Unique in Canada for its advanced level of integration, the program will allow students to tailor their education by offering specialized courses four areas: cognitive science, speech and language pathology preparation, language and social life; and teaching English as a second language. Alex Sévigny, one of the program's founders, is particularly excited about the opportunities for graduate study that each area of concentration will afford to its students. "Each area blends both the arts and sciences, so every student who graduates will not only have a background in language as a cognitive neural system, but also as a social and cultural system," he says.
The idea for the new program first materialized two and a half years ago when Sévigny, a French and communication studies professor with a cognitive linguistics specialization, and Karin Humphreys of the Department of Psychology, Neuroscience and Behaviour, realized that while McMaster possessed a rich populace of researchers in the areas of languages and cognition, no program was available to explore the complex relationship that exists between the two fields. The proposal for such a program led to the formation of a committee of professors from the Departments of Psychology, Neuroscience and Behaviour, Modern Languages and Linguistics, French, and Philosophy. The committee developed a plan and curriculum for the new program, which was approved as a collaborative venture between the various departments.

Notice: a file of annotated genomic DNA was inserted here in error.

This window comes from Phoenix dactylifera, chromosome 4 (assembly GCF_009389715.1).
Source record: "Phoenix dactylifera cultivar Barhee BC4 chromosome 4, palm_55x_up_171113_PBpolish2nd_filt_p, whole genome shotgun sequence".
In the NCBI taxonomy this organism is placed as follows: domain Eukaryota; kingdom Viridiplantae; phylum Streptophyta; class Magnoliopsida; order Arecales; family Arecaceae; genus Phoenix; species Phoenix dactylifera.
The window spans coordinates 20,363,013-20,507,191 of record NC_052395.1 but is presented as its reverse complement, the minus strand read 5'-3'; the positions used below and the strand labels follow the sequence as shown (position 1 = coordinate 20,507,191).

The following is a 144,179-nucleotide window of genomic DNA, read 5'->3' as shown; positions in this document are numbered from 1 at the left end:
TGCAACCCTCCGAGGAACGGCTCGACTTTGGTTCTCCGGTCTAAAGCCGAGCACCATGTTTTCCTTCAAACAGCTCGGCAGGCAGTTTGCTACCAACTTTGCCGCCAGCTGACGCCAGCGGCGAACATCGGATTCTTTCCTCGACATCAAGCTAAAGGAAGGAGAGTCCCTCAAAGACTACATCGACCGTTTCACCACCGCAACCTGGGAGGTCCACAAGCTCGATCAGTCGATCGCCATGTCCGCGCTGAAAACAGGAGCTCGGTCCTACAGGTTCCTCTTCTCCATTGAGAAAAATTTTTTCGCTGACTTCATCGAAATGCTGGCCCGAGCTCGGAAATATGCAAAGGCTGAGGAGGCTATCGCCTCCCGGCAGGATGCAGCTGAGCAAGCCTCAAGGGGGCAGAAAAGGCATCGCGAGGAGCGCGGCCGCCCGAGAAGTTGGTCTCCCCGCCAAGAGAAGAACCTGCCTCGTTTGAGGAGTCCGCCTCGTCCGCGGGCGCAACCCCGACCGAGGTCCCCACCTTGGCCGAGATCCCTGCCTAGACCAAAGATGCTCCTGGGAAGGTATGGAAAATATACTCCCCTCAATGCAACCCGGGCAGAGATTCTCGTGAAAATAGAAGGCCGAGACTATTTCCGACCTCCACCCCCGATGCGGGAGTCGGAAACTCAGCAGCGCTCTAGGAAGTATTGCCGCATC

What really makes the program stand out, however, is the special training that will be given to students in the concentrations of speech and language pathology preparation(SLP) and teaching English as a second language(TESL). The SLP concentration has been developed in conjunction with local speech and language pathologists, and will include a three-unit practicum for each student that will be taught by practicing pathologists.
The courses being offered in this stream will also ensure that students obtain the necessary prerequisites for any Masters of Science degree in Speech and Language Pathology in Canada. The TESL stream also contains a practical component, and will allow students to become officially certified to teach English as a second language.